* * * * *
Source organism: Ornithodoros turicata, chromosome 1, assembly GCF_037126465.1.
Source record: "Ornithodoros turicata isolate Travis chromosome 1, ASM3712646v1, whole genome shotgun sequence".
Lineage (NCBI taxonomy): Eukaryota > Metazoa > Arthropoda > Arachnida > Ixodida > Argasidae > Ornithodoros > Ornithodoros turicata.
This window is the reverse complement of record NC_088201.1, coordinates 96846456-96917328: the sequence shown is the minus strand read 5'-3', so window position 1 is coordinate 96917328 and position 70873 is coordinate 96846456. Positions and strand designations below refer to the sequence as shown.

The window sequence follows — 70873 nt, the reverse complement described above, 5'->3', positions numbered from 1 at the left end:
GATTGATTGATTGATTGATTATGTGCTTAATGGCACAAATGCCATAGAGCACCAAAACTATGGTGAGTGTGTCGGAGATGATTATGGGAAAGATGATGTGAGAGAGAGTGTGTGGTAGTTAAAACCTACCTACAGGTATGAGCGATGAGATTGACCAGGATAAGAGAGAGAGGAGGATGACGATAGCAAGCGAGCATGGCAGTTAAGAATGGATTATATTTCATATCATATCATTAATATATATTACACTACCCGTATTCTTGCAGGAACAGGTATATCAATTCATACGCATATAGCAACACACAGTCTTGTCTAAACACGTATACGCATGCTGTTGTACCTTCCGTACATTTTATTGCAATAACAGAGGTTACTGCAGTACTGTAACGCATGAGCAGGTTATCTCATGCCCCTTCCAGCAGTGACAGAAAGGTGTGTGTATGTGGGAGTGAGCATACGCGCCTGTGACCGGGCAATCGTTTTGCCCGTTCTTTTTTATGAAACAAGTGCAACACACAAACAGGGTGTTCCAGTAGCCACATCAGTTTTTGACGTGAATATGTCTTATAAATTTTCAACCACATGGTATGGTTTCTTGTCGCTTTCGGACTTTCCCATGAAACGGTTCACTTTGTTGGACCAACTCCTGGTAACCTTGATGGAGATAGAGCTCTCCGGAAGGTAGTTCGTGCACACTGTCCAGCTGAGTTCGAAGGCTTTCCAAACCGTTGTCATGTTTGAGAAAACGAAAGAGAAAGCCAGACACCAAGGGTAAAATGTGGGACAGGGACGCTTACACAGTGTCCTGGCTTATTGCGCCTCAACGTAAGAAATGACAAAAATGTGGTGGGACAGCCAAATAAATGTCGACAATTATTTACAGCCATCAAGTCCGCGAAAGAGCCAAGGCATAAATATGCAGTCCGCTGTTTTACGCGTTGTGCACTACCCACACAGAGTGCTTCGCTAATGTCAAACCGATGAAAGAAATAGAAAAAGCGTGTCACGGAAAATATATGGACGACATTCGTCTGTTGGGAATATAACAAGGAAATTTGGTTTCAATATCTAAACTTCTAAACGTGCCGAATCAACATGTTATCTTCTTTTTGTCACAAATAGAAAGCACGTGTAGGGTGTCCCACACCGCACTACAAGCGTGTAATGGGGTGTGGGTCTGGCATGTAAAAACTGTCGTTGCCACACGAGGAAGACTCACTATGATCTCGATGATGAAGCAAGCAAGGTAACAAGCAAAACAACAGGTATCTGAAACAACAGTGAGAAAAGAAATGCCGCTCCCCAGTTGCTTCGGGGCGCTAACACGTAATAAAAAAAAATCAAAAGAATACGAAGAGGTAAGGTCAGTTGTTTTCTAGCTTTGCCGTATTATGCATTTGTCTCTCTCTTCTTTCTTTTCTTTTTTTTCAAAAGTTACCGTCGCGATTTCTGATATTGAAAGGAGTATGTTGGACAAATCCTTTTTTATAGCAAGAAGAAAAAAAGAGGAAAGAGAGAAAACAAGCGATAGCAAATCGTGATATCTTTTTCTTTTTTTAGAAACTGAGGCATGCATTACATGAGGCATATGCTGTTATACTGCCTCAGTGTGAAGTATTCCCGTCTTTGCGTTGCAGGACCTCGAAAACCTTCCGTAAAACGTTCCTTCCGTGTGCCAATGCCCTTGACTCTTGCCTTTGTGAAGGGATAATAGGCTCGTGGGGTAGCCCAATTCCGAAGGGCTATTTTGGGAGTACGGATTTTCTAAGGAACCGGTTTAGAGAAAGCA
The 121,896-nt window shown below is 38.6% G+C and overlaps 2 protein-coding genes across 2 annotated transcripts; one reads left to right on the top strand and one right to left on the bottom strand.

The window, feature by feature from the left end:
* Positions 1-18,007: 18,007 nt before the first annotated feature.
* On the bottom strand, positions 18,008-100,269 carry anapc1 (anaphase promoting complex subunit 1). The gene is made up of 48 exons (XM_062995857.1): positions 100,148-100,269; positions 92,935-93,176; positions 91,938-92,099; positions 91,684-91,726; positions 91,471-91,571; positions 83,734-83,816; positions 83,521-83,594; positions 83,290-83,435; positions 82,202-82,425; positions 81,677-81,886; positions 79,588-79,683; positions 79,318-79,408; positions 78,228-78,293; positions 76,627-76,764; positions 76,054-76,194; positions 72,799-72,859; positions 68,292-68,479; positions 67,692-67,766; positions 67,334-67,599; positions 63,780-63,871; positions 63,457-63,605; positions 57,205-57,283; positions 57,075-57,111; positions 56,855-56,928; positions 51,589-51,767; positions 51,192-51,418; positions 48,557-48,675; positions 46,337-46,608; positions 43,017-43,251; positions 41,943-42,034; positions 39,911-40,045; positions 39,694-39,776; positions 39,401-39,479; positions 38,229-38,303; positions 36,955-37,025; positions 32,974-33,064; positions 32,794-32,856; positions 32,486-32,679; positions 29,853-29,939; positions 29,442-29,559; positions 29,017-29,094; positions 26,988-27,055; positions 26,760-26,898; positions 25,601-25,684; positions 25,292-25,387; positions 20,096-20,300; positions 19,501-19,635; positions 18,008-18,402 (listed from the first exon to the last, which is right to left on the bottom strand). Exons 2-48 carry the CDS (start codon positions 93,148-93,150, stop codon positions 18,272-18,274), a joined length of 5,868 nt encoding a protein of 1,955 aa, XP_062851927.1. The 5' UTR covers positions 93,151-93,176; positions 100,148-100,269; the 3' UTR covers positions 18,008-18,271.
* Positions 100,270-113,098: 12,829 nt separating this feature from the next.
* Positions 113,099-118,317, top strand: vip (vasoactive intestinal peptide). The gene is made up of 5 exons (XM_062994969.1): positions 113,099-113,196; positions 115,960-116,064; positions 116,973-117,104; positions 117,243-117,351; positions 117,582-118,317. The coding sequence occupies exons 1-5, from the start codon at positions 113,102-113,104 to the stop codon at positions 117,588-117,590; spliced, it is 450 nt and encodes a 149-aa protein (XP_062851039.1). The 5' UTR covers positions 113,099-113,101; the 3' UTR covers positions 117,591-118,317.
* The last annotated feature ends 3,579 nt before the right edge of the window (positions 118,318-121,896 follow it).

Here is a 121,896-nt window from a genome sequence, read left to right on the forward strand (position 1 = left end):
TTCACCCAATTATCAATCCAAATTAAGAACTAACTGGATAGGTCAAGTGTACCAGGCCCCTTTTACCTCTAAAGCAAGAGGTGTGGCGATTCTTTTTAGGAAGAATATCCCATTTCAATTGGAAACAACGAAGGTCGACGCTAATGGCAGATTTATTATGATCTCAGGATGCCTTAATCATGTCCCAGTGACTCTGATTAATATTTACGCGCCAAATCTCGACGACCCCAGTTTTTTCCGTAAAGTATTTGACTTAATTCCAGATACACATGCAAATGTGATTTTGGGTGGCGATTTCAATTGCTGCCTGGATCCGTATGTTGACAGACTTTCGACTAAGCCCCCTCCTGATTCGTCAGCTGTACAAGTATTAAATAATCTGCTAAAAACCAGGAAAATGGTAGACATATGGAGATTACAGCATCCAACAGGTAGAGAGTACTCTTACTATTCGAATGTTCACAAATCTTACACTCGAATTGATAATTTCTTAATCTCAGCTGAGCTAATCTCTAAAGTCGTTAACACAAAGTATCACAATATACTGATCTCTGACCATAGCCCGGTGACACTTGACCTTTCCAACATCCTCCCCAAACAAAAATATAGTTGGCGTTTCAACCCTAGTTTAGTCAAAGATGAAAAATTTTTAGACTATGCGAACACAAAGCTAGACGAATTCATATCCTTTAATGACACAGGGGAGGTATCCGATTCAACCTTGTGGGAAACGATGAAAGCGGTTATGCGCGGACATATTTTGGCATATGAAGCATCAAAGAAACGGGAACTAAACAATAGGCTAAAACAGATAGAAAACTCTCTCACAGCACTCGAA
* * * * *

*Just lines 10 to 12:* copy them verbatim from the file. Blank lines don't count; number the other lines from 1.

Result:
* On the bottom strand, positions 18,008-100,269 carry anapc1 (anaphase promoting complex subunit 1). The gene is made up of 48 exons (XM_062995857.1): positions 100,148-100,269; positions 92,935-93,176; positions 91,938-92,099; positions 91,684-91,726; positions 91,471-91,571; positions 83,734-83,816; positions 83,521-83,594; positions 83,290-83,435; positions 82,202-82,425; positions 81,677-81,886; positions 79,588-79,683; positions 79,318-79,408; positions 78,228-78,293; positions 76,627-76,764; positions 76,054-76,194; positions 72,799-72,859; positions 68,292-68,479; positions 67,692-67,766; positions 67,334-67,599; positions 63,780-63,871; positions 63,457-63,605; positions 57,205-57,283; positions 57,075-57,111; positions 56,855-56,928; positions 51,589-51,767; positions 51,192-51,418; positions 48,557-48,675; positions 46,337-46,608; positions 43,017-43,251; positions 41,943-42,034; positions 39,911-40,045; positions 39,694-39,776; positions 39,401-39,479; positions 38,229-38,303; positions 36,955-37,025; positions 32,974-33,064; positions 32,794-32,856; positions 32,486-32,679; positions 29,853-29,939; positions 29,442-29,559; positions 29,017-29,094; positions 26,988-27,055; positions 26,760-26,898; positions 25,601-25,684; positions 25,292-25,387; positions 20,096-20,300; positions 19,501-19,635; positions 18,008-18,402 (listed from the first exon to the last, which is right to left on the bottom strand). Exons 2-48 carry the CDS (start codon positions 93,148-93,150, stop codon positions 18,272-18,274), a joined length of 5,868 nt encoding a protein of 1,955 aa, XP_062851927.1. The 5' UTR covers positions 93,151-93,176; positions 100,148-100,269; the 3' UTR covers positions 18,008-18,271.
* Positions 100,270-113,098: 12,829 nt separating this feature from the next.
* Positions 113,099-118,317, top strand: vip (vasoactive intestinal peptide). The gene is made up of 5 exons (XM_062994969.1): positions 113,099-113,196; positions 115,960-116,064; positions 116,973-117,104; positions 117,243-117,351; positions 117,582-118,317. The coding sequence occupies exons 1-5, from the start codon at positions 113,102-113,104 to the stop codon at positions 117,588-117,590; spliced, it is 450 nt and encodes a 149-aa protein (XP_062851039.1). The 5' UTR covers positions 113,099-113,101; the 3' UTR covers positions 117,591-118,317.